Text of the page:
Thick Plastic Finishes on Guitars is a Buzzkill

StephenDeBoard

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Think of this as an open letter to guitar manufacturers. Hopefully someone will listen. Major guitar manufacturers suffer from Dead Guitar Syndrome.

Every once in a while I like to cruise into my local Guitar Center, Sam Ash or other music store to check out the new arrivals and used guitars. I’m always curious how the new electric guitars compare to what I already own. After another trip to Guitar Center over the weekend I feel I have to speak up. I’ve noticed a trend since about 2014 or so that put me off from buying a new guitar in this current era. Why does every guitar I try out to play feel like the potential resonance of the instrument is suffocated under thick, unnecessary plastic coating? It used to just happen on entry level guitars but now I’m finding this same treatment on every level. I picked up a Fender Player Series Telecaster hoping it would rival my very modest partscaster Telecaster I built over the 2020 lockdown. This flagship Fender guitar should destroy my homemade creation but it sadly it does not. The Fender is a lost cause before it can even get in the game. I pluck the low E string and it sounds like a dull thud. It feels like a dud to play. It is actually set up well and I know the wood and electronics are great. Still, if I experience no joy while playing a guitar, why would I want to buy it? Why would I even want to be a guitar player? Isn’t the joy you get from playing guitar the reason to play guitar in the first place? I bet this experience is subconsciously responsible for many new players giving up too early.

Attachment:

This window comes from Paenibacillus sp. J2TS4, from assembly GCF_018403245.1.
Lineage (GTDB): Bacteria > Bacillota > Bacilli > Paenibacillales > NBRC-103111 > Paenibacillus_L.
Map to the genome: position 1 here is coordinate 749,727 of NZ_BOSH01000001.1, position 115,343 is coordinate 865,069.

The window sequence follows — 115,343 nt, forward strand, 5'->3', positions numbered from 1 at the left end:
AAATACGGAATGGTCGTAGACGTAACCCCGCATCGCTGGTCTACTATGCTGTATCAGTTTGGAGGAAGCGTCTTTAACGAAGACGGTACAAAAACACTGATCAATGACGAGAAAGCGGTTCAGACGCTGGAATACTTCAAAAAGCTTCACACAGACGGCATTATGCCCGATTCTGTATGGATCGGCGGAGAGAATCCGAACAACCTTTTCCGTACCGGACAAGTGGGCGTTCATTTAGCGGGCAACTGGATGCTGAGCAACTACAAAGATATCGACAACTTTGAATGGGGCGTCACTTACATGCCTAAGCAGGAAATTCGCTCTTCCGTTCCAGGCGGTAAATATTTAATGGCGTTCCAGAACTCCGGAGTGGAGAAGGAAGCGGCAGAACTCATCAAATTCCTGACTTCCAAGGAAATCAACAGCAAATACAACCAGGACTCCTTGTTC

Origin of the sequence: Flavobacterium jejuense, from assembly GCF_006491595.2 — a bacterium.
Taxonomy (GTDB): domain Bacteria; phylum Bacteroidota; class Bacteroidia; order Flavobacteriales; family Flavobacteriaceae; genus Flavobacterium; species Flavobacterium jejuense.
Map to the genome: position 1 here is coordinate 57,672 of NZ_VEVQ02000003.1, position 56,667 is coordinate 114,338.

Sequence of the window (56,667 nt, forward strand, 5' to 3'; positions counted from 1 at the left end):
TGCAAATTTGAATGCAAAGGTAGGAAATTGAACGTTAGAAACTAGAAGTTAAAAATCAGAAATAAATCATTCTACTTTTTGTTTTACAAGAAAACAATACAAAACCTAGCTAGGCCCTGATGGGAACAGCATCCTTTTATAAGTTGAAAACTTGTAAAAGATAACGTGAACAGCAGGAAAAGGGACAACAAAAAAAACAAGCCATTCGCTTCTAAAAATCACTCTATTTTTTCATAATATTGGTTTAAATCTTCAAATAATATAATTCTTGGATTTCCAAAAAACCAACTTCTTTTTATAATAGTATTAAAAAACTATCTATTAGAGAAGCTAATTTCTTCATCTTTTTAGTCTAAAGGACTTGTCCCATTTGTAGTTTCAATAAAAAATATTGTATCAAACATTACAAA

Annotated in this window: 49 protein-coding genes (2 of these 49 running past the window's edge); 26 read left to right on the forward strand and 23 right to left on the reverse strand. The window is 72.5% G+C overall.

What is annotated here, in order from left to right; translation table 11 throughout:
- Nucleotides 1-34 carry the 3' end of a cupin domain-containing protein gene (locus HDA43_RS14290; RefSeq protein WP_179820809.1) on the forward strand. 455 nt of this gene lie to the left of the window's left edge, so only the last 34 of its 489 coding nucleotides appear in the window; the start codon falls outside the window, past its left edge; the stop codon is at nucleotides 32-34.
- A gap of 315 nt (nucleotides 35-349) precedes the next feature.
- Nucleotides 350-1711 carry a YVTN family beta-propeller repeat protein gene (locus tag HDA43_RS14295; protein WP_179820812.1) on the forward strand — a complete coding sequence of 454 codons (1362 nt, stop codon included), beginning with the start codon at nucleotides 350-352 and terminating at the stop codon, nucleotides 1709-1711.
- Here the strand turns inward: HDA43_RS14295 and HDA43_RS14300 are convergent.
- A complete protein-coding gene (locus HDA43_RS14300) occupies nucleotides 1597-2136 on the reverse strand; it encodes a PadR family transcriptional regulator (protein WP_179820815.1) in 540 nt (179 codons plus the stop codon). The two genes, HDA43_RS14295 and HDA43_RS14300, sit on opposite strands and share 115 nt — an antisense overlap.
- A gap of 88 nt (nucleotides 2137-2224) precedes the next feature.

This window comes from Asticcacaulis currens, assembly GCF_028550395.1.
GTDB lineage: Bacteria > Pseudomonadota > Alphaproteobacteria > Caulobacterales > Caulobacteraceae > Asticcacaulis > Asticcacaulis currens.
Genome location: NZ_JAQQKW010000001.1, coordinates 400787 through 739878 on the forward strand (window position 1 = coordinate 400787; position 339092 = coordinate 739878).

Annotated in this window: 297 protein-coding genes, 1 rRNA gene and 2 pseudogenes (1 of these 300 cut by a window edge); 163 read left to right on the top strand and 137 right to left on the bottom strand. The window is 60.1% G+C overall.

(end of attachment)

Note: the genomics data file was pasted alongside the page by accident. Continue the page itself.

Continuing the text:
This DGS (Dead Guitar Syndrome) happened with every guitar I played from Fender, Gretsch, Epiphone, Ibanez, LTD and even Guitar Center’s Mitchell brand. I couldn’t get to the Gibsons since they were too high for me to reach without assistance but from my experience Gibson does not suffocate their guitars. However, Gibson owned Epiphone does with the Epiphone Worn series being an exception. In this environmentally conscious time we are living in, shouldn’t major guitar manufacturers want to use less plastic rather than more plastic? Doesn’t it also cost less to add less finish to a guitar? I want just enough coating to protect the wood. I have a suspicion that much of the love poured out on vintage guitars from the 1950s and 1960s is because these guitars were built with the optimum balance of finish and resonance.